Arts writer, 33, was found frozen to death in ditch

Arts writer, 33, was found frozen to death in ditch

December 6, 2018

Arts writer, 33, was found frozen to death in ditch after farmer discovered her shopping bag in a field when she had been missing for days

  • Florence Waters’ body was discovered in a farm ditch known as Weavers Branch 
  • Oxford Coroners’ Court heard the freelance arts journalist died of hypothermia 
  • Florence, a contributor for the Daily Telegraph, had been missing for three days

A freelance arts journalist froze to death in a farm ditch after being missing for three an inquest heard.  

Florence Waters’ body was discovered in an open area known as Weavers Branch in Thame, Oxfordshire after a farmer found her canvas bag in a field.  

Florence, a contributor for the Daily Telegraph, died from hypothermia, Oxford Coroners’ Court heard. 

A freelance arts journalist for the Daily Telegraph froze to death in a farm ditch after going missing for several days, an inquest heard.

Police had deemed Florence, of Oxford, at high risk after her disappearance.

The inquest heard that Florence’s family had become increasingly concerned for her wellbeing after noticing changes in her behaviour before she was reported missing on November 19.

After police launched an exhaustive county-wide search and appeal for the missing journalist, the farmer informed them about the discovery of the bag.

After a making a search of the area, police discovered Miss Waters’ body lying in a ditch, Mr Salter told the inquest at Oxford Coroner’s Court.

The discovery was made at 7.26pm on Thursday November 22, three days after her disappearance.

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Paramedics who attended the scene confirmed her death at 9.26pm.

 Her identity was confirmed by her mother to a specialist bereavement officer the following day.

The inquest was told in a statement by a pathologist who carried out a post mortem examination on Florence’s body, that the cause of death was consistent with hypothermia and that there were no signs of suspicious circumstances or substance abuse.

Florence was a regular freelance contributor to the arts pages of the Telegraph and also worked as an artist, who had her work for sale on the Saatchi and Saatchi website.

Florence Waters’ body was discovered in an open area known as Weavers Branch in Thame, Oxfordshire after a farmer found an abandoned canvas bag in a field. Florence, a contributor for the Daily Telegraph, died from hypothermia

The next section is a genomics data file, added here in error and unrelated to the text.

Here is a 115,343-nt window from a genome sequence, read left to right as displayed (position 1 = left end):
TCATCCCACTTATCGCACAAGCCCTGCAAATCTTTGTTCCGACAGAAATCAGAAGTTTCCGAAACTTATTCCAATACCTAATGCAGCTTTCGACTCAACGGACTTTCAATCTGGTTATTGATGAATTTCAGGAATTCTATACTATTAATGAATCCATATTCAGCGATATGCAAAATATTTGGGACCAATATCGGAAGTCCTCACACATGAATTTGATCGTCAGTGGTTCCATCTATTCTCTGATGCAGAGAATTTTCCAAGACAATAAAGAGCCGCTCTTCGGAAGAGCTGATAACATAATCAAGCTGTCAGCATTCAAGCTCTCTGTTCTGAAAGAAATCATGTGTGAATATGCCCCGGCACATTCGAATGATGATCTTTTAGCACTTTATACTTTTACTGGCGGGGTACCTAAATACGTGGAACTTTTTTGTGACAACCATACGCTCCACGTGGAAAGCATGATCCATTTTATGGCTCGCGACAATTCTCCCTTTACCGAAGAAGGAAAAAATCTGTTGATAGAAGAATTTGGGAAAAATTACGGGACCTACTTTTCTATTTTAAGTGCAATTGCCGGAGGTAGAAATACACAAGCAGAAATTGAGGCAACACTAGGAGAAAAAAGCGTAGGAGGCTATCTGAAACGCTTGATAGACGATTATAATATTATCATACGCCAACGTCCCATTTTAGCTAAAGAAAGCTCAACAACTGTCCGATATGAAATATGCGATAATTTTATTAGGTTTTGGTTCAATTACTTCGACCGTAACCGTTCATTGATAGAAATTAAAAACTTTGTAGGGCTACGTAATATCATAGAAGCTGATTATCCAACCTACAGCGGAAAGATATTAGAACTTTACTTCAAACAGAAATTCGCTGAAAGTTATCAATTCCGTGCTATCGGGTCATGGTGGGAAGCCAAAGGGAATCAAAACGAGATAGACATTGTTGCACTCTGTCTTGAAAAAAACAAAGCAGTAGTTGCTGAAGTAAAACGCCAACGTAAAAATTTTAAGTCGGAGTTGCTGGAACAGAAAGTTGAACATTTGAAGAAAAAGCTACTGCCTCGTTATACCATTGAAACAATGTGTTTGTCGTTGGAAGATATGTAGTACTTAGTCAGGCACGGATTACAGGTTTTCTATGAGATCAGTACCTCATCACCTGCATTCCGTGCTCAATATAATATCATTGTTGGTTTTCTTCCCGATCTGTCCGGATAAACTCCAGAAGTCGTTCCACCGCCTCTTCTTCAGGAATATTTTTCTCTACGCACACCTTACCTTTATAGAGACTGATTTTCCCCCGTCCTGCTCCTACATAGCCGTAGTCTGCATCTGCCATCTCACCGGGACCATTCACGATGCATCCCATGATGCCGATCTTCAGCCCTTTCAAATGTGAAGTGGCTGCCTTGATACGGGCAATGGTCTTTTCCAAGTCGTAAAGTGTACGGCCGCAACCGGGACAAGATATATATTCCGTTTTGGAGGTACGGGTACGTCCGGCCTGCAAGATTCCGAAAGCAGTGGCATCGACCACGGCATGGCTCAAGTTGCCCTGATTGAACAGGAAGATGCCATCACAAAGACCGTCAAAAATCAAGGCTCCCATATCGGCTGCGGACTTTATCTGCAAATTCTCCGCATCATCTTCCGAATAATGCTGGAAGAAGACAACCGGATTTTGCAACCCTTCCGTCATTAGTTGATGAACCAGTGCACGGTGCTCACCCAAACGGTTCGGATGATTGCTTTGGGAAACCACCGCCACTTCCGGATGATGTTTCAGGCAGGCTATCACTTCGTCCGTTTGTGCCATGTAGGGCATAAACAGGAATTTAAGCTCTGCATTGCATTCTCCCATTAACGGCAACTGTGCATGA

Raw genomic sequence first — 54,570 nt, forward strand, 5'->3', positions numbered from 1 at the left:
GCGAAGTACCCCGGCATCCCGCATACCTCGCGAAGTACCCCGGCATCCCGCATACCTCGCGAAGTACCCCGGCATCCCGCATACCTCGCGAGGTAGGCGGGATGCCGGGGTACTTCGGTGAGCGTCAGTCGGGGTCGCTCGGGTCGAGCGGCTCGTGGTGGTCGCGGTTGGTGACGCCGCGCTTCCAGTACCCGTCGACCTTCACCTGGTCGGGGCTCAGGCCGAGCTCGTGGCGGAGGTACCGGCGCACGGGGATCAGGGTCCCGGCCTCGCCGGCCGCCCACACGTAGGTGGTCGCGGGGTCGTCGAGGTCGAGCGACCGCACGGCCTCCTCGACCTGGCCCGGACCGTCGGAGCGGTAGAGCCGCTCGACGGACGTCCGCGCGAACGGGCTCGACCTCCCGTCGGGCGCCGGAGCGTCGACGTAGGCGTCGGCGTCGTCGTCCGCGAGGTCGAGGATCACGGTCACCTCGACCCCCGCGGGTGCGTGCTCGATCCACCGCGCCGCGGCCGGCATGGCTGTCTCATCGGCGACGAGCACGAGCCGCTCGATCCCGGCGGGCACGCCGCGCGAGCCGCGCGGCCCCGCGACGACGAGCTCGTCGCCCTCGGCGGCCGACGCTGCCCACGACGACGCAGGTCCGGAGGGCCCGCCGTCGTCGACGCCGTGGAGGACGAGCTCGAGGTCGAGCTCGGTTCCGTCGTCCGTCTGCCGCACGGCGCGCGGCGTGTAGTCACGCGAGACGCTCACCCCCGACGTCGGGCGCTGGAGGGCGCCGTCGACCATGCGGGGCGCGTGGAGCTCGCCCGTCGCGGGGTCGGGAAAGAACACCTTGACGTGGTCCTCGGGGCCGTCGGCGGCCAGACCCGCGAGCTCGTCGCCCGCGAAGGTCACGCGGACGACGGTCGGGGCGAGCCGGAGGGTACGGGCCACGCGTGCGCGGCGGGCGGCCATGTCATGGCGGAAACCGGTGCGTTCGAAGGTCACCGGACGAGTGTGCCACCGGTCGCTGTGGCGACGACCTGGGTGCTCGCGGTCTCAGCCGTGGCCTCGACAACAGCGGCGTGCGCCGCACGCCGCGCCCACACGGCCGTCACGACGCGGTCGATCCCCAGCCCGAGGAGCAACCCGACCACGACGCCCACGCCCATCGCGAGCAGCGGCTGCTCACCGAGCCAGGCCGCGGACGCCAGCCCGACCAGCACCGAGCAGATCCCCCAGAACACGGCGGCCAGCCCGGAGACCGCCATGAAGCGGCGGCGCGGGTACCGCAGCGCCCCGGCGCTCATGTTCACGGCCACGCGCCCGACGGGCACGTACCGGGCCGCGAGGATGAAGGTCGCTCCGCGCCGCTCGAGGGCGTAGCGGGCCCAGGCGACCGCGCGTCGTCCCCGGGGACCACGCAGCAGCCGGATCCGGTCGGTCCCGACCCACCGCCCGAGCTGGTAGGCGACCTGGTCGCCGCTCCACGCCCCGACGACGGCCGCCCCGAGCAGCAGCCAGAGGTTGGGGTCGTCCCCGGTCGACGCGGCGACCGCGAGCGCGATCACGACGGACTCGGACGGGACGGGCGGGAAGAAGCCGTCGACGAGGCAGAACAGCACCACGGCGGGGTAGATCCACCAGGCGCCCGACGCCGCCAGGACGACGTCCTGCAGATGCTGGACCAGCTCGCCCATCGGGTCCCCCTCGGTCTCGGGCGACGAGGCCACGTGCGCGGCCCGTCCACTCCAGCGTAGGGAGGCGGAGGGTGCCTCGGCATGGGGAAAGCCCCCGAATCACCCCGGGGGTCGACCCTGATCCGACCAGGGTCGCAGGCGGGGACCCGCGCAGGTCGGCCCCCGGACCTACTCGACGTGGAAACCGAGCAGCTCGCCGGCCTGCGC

Senior coroner Darren Salter told the inquest: ‘This lady was found on November 22 and details match a 33-year-old person reported missing on the evening of November 19, who had last been seen earlier that day. Her family had recently become concerned about her behaviour.

‘Thames Valley Police conducted a number of inquiries with friends and family and, on the morning of November 21, classed her as a high risk missing person as there was no proof of life for 48 hours.

‘They received a call on November 22 from a farmer and landowner on the outskirts of Thame after he found a canvas shopping bag in the middle of a field,’ said the coroner.

‘Police began a search of the area and at 7:26pm located a body in a field ditch believed to be Florence… police are content there were no suspicious circumstances.’

Referring to a statement from the pathologist, Mr Salter told hearing: ‘The cause of death is consistent with hypothermia but there ongoing tests such as toxicology to see if there are any relevant findings – for example, drugs or alcohol.

‘There is no evidence of this but it is standard for tests to be made in these circumstances. There is no evidence of any assault, or similar,’ he added.

Florence had never gone missing before, police said as they appealed for details.

She was previously the Daily Telegraph’s Online Arts Editor.

It is understood that she had been living with a man in a terraced home owned by her parents in an upmarket part of Oxford.

Ms Waters has written for the Daily Telegraph under her own name, saying on her social media profile that she has been an arts correspondent since 2012. 

The proceedings were adjourned for a full inquest to begin next May.    

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